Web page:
- Capacity - 12 hens
- Approx. build cost - $200
This affordable chicken tractor works well on flat terrains and can fit up to 12 hens.
Although it is quite short in height, the coop has abundant room and moves easily on skids.
To provide protection against burrowing predators, a wire floor can be installed to these kinds of mobile chicken tractors.
Some important features of this tractor are the easy access to the nest boxes from outside, the repurposing of self-cleaning milk crates as nest boxes, and a swiveling landing bar that can also be used to block the nest boxes to prevent the birds from pooping or roosting in them.
The cost of building this tractor is of about $200.00.
Justin Rhodes` “Makes-Sense” Chicken Tractor is best suited for those with a small or medium-sized flock who are looking to build a wallet-friendly and spacious coop in 4 to 7 days’ time.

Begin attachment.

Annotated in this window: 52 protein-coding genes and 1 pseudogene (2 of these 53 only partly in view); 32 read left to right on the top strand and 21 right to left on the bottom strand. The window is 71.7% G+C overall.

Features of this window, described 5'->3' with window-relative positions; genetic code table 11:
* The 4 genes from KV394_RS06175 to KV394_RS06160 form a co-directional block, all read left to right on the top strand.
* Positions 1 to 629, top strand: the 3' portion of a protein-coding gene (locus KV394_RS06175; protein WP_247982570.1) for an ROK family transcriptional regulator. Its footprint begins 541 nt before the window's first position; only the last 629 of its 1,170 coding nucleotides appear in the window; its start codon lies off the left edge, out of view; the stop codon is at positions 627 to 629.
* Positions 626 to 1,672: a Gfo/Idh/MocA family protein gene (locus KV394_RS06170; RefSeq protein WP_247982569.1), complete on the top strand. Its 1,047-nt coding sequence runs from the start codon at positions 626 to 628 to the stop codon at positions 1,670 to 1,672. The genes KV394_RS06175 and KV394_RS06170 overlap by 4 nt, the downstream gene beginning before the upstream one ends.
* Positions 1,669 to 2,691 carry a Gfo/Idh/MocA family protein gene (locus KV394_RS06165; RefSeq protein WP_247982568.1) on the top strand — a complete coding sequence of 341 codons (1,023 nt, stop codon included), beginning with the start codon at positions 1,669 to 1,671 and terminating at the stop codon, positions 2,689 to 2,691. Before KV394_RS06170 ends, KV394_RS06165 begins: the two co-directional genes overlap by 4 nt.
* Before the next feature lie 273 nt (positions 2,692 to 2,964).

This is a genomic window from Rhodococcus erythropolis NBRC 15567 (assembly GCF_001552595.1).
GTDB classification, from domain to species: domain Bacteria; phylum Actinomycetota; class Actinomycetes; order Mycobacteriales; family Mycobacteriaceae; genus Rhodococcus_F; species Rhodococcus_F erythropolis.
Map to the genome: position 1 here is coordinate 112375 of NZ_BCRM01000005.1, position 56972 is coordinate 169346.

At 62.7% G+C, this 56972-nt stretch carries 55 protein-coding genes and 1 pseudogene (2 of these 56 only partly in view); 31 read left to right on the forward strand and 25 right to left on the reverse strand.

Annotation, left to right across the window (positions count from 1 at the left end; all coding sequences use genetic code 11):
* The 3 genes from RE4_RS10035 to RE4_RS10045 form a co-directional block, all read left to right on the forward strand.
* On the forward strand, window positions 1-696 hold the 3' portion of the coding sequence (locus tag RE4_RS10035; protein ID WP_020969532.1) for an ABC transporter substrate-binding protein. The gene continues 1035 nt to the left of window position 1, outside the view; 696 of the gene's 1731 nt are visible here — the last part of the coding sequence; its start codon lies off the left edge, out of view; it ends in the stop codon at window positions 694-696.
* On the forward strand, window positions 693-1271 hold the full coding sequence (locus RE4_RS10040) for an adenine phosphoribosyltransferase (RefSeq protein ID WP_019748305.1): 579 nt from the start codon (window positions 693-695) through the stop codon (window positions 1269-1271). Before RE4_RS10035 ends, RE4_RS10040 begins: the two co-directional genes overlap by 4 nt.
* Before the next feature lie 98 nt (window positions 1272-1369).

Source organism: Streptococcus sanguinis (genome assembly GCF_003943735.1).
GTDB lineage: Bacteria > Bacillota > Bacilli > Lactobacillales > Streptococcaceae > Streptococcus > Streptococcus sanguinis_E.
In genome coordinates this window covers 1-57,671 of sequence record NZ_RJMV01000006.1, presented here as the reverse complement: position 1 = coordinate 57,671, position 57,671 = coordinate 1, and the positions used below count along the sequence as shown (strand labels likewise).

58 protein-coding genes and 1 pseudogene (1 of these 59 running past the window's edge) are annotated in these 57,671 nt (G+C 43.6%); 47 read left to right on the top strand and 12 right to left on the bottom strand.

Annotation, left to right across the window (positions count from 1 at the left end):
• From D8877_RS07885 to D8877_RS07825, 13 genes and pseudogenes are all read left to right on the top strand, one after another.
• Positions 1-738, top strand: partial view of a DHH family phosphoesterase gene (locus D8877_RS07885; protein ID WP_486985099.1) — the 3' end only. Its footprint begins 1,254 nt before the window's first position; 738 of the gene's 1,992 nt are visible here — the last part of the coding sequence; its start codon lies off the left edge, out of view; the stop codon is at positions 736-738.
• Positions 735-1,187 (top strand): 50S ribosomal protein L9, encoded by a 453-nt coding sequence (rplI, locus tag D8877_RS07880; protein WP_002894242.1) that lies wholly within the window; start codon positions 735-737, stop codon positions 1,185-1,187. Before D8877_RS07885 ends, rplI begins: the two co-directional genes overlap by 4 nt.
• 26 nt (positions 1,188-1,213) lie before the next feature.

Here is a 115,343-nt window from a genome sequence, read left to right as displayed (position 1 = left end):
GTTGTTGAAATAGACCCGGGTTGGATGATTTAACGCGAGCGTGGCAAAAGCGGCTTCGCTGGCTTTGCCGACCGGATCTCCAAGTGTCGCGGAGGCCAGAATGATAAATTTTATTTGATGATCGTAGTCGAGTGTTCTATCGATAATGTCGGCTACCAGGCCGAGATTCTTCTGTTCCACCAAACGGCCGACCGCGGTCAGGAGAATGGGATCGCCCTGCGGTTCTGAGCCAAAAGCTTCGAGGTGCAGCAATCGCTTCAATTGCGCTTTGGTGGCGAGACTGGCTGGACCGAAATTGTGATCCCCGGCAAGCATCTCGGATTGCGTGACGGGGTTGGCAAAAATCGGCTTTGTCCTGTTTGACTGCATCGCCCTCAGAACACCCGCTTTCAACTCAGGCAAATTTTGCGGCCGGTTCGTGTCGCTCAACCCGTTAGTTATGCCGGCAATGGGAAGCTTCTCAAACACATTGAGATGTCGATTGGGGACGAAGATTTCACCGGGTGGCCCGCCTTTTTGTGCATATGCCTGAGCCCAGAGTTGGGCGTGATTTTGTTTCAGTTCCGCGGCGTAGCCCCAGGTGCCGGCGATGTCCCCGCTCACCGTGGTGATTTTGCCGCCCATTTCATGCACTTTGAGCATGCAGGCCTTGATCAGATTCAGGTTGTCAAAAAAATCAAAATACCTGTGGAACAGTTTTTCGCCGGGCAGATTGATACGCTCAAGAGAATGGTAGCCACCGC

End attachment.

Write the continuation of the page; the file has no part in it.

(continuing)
You can find the detailed chicken coop plans for 12 chickens, list of materials and tools, and specific instructions on how to build it on his website.
- Type of tractor - Large tractor
- Capacity - 4 hens
- Approx. build cost - $300
This large mobile chicken coop works best on smooth and flat terrains, and provides plenty of space for the chickens in the run.
The tractor moves on two wheels, but because of its heavy weight it has to be moved using a small full-terrain vehicle.
Features of this tractor worth mentioning are the easy-access to the nest boxes from outside, the ample run that allows easy-access to provide daily water and feed, and two windows in addition to a pop-hole for ventilation within the enclosed shelter area. It can also be used as a stationary coop.